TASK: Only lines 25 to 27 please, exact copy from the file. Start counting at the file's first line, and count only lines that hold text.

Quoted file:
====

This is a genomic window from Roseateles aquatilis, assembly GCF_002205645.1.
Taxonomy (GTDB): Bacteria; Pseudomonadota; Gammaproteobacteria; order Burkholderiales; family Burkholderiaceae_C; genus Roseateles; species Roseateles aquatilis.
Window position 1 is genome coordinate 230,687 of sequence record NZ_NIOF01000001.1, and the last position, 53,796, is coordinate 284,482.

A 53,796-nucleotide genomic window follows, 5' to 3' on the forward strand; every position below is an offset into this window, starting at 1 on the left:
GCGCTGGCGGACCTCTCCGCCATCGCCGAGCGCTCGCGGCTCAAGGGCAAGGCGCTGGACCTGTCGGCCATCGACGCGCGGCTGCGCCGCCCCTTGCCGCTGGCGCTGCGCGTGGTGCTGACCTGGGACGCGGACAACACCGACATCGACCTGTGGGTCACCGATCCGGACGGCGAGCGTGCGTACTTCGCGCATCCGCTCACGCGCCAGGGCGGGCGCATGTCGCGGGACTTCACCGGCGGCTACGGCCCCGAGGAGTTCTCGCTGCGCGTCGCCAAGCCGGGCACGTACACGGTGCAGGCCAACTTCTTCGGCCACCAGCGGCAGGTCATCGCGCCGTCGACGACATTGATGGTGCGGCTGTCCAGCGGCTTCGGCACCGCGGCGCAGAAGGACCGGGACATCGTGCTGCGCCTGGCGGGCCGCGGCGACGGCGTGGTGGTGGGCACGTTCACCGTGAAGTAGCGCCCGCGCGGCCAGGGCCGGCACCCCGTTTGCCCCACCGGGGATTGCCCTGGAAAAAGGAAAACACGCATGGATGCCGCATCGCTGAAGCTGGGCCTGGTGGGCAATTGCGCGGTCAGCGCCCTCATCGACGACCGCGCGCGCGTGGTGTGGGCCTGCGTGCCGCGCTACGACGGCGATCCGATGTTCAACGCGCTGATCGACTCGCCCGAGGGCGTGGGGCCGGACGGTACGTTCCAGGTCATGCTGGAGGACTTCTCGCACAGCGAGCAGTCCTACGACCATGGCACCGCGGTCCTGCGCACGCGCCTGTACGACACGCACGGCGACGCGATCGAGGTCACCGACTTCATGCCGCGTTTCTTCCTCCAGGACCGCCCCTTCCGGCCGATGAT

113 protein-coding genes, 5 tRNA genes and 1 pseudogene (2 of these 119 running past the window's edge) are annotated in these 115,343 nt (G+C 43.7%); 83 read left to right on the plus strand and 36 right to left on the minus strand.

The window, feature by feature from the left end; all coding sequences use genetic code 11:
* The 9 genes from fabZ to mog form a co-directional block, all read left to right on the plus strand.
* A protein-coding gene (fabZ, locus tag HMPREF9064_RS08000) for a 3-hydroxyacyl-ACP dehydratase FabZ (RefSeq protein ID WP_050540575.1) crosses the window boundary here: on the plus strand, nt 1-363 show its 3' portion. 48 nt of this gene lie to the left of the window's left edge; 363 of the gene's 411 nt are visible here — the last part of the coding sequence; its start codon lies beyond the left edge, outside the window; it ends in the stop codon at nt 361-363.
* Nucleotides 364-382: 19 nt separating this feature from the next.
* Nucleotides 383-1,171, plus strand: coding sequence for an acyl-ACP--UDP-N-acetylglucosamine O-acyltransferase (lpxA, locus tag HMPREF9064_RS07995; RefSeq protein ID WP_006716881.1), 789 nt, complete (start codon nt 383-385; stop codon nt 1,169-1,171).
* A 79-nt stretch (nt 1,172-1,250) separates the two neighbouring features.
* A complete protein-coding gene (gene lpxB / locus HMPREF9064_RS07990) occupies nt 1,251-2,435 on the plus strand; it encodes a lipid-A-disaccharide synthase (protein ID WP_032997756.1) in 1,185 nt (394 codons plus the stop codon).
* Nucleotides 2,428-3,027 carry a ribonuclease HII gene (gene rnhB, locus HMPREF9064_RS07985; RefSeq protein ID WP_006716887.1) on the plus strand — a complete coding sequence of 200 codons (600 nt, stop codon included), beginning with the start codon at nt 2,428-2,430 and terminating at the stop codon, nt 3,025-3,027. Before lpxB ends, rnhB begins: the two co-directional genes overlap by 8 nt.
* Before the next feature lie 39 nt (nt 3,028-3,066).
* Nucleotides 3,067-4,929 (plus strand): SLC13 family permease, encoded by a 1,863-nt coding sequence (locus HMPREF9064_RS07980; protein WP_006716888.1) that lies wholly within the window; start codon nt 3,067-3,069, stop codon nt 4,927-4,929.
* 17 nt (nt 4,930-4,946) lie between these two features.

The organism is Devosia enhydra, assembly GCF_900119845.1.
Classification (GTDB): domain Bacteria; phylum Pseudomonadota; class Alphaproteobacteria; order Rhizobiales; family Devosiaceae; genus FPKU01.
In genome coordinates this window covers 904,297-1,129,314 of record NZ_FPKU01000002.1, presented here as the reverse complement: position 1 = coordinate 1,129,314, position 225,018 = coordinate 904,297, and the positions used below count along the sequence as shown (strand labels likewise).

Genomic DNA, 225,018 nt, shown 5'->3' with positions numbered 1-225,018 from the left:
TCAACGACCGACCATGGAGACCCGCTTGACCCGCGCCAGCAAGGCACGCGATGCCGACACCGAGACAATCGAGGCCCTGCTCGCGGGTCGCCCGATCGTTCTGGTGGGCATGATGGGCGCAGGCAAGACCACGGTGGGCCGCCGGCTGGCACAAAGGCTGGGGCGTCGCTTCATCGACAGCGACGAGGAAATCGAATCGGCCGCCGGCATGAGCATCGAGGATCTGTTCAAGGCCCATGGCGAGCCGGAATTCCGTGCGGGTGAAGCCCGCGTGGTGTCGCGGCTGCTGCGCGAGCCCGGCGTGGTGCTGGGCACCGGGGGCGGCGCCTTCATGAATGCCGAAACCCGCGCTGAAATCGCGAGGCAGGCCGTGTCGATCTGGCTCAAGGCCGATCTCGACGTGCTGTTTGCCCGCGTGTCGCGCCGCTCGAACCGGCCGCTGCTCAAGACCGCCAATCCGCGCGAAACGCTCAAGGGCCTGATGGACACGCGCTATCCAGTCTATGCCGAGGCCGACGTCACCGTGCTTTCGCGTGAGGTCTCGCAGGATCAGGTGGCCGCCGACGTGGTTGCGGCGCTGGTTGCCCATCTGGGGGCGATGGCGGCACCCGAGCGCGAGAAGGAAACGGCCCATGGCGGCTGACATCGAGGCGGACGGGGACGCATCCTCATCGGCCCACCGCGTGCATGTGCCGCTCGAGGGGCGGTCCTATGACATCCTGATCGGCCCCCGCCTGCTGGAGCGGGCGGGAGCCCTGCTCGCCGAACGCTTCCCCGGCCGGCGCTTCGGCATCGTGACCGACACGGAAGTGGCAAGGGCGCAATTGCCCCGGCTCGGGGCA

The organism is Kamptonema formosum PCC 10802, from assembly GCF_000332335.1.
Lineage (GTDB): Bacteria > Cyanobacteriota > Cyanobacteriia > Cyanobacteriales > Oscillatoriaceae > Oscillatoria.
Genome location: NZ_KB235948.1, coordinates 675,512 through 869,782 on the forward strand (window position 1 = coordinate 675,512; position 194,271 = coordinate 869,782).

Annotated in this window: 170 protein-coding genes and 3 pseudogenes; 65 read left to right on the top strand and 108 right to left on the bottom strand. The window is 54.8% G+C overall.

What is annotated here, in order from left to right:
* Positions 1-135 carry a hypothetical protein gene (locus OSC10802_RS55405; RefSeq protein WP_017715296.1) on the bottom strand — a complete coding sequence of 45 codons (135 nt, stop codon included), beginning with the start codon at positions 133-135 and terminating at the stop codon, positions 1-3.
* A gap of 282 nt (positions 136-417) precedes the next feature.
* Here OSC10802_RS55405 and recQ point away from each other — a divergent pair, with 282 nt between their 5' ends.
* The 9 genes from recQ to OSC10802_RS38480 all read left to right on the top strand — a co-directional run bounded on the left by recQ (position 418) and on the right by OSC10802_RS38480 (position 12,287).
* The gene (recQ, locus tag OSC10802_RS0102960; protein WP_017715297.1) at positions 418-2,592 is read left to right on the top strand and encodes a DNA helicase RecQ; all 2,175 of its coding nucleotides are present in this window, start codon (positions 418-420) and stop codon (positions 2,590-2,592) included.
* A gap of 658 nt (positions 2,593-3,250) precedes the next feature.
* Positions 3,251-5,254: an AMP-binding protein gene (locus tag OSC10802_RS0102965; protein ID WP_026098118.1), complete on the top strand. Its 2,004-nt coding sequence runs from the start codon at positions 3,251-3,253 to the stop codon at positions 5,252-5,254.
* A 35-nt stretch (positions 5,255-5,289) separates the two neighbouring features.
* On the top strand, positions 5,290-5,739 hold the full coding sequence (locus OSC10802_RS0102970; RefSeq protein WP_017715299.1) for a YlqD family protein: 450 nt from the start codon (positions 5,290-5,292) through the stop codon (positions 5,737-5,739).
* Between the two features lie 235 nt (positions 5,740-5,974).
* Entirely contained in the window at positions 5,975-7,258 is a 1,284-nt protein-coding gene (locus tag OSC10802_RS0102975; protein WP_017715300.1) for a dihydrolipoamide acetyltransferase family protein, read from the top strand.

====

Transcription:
Genome location: NZ_KB235948.1, coordinates 675,512 through 869,782 on the forward strand (window position 1 = coordinate 675,512; position 194,271 = coordinate 869,782).

Annotated in this window: 170 protein-coding genes and 3 pseudogenes; 65 read left to right on the top strand and 108 right to left on the bottom strand. The window is 54.8% G+C overall.

What is annotated here, in order from left to right: